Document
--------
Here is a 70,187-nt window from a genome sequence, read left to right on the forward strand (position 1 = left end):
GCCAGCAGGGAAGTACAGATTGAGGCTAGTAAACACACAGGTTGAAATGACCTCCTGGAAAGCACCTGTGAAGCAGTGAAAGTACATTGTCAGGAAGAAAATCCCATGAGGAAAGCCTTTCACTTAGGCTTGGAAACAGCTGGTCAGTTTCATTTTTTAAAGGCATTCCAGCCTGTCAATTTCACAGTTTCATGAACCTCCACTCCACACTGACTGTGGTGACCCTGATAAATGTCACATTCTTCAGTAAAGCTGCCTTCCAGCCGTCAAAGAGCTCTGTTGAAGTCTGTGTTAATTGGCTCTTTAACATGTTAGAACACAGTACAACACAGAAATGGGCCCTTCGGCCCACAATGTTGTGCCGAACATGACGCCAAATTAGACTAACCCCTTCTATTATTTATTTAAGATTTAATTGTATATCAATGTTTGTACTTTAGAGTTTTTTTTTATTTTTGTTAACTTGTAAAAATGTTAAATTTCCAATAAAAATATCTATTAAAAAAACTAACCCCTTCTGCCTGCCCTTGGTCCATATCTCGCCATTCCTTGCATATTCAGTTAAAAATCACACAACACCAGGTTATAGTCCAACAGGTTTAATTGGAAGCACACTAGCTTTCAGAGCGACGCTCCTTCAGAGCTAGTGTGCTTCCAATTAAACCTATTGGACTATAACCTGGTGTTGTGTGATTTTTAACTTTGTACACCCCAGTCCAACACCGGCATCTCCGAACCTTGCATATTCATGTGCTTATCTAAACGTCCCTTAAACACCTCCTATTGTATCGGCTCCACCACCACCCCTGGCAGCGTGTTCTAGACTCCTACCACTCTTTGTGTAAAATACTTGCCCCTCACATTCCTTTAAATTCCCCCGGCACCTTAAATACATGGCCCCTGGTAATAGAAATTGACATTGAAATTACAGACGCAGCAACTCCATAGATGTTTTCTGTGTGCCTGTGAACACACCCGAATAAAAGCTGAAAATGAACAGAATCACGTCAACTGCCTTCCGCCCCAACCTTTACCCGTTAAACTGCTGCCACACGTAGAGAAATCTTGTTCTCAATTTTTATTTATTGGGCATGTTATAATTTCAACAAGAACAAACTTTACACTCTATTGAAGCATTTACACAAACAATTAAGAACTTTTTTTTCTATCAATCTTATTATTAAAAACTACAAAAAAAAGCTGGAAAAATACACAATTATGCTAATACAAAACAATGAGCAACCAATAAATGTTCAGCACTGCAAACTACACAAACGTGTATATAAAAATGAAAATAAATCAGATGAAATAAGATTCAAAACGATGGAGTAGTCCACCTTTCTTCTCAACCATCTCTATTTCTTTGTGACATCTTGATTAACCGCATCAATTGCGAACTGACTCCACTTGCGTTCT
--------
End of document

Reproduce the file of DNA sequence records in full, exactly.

Here is a 70,187-nt window from a genome sequence, read left to right on the forward strand (position 1 = left end):
GCCAGCAGGGAAGTACAGATTGAGGCTAGTAAACACACAGGTTGAAATGACCTCCTGGAAAGCACCTGTGAAGCAGTGAAAGTACATTGTCAGGAAGAAAATCCCATGAGGAAAGCCTTTCACTTAGGCTTGGAAACAGCTGGTCAGTTTCATTTTTTAAAGGCATTCCAGCCTGTCAATTTCACAGTTTCATGAACCTCCACTCCACACTGACTGTGGTGACCCTGATAAATGTCACATTCTTCAGTAAAGCTGCCTTCCAGCCGTCAAAGAGCTCTGTTGAAGTCTGTGTTAATTGGCTCTTTAACATGTTAGAACACAGTACAACACAGAAATGGGCCCTTCGGCCCACAATGTTGTGCCGAACATGACGCCAAATTAGACTAACCCCTTCTATTATTTATTTAAGATTTAATTGTATATCAATGTTTGTACTTTAGAGTTTTTTTTTATTTTTGTTAACTTGTAAAAATGTTAAATTTCCAATAAAAATATCTATTAAAAAAACTAACCCCTTCTGCCTGCCCTTGGTCCATATCTCGCCATTCCTTGCATATTCAGTTAAAAATCACACAACACCAGGTTATAGTCCAACAGGTTTAATTGGAAGCACACTAGCTTTCAGAGCGACGCTCCTTCAGAGCTAGTGTGCTTCCAATTAAACCTATTGGACTATAACCTGGTGTTGTGTGATTTTTAACTTTGTACACCCCAGTCCAACACCGGCATCTCCGAACCTTGCATATTCATGTGCTTATCTAAACGTCCCTTAAACACCTCCTATTGTATCGGCTCCACCACCACCCCTGGCAGCGTGTTCTAGACTCCTACCACTCTTTGTGTAAAATACTTGCCCCTCACATTCCTTTAAATTCCCCCGGCACCTTAAATACATGGCCCCTGGTAATAGAAATTGACATTGAAATTACAGACGCAGCAACTCCATAGATGTTTTCTGTGTGCCTGTGAACACACCCGAATAAAAGCTGAAAATGAACAGAATCACGTCAACTGCCTTCCGCCCCAACCTTTACCCGTTAAACTGCTGCCACACGTAGAGAAATCTTGTTCTCAATTTTTATTTATTGGGCATGTTATAATTTCAACAAGAACAAACTTTACACTCTATTGAAGCATTTACACAAACAATTAAGAACTTTTTTTTCTATCAATCTTATTATTAAAAACTACAAAAAAAAGCTGGAAAAATACACAATTATGCTAATACAAAACAATGAGCAACCAATAAATGTTCAGCACTGCAAACTACACAAACGTGTATATAAAAATGAAAATAAATCAGATGAAATAAGATTCAAAACGATGGAGTAGTCCACCTTTCTTCTCAACCATCTCTATTTCTTTGTGACATCTTGATTAACCGCATCAATTGCGAACTGACTCCACTTGCGTTCT